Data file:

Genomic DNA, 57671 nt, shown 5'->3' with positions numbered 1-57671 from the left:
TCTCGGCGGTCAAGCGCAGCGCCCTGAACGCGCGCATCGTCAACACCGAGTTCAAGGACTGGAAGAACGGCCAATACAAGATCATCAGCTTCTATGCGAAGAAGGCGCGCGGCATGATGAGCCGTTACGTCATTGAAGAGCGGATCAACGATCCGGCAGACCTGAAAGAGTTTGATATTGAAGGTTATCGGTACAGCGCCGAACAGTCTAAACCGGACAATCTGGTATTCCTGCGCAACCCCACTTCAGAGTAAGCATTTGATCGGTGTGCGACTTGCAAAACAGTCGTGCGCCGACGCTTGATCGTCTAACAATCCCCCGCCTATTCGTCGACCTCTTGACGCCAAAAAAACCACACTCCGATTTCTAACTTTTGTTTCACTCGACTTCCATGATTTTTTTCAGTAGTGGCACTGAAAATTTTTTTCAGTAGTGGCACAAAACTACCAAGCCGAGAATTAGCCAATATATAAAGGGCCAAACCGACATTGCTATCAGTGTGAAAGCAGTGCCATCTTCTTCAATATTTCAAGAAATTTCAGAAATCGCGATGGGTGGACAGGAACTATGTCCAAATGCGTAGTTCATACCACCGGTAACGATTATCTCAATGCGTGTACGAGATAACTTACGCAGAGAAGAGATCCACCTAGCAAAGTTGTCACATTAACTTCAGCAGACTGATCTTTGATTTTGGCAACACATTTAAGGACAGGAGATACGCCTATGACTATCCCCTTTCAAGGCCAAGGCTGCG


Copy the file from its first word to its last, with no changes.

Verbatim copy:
Genomic DNA, 57671 nt, shown 5'->3' with positions numbered 1-57671 from the left:
TCTCGGCGGTCAAGCGCAGCGCCCTGAACGCGCGCATCGTCAACACCGAGTTCAAGGACTGGAAGAACGGCCAATACAAGATCATCAGCTTCTATGCGAAGAAGGCGCGCGGCATGATGAGCCGTTACGTCATTGAAGAGCGGATCAACGATCCGGCAGACCTGAAAGAGTTTGATATTGAAGGTTATCGGTACAGCGCCGAACAGTCTAAACCGGACAATCTGGTATTCCTGCGCAACCCCACTTCAGAGTAAGCATTTGATCGGTGTGCGACTTGCAAAACAGTCGTGCGCCGACGCTTGATCGTCTAACAATCCCCCGCCTATTCGTCGACCTCTTGACGCCAAAAAAACCACACTCCGATTTCTAACTTTTGTTTCACTCGACTTCCATGATTTTTTTCAGTAGTGGCACTGAAAATTTTTTTCAGTAGTGGCACAAAACTACCAAGCCGAGAATTAGCCAATATATAAAGGGCCAAACCGACATTGCTATCAGTGTGAAAGCAGTGCCATCTTCTTCAATATTTCAAGAAATTTCAGAAATCGCGATGGGTGGACAGGAACTATGTCCAAATGCGTAGTTCATACCACCGGTAACGATTATCTCAATGCGTGTACGAGATAACTTACGCAGAGAAGAGATCCACCTAGCAAAGTTGTCACATTAACTTCAGCAGACTGATCTTTGATTTTGGCAACACATTTAAGGACAGGAGATACGCCTATGACTATCCCCTTTCAAGGCCAAGGCTGCG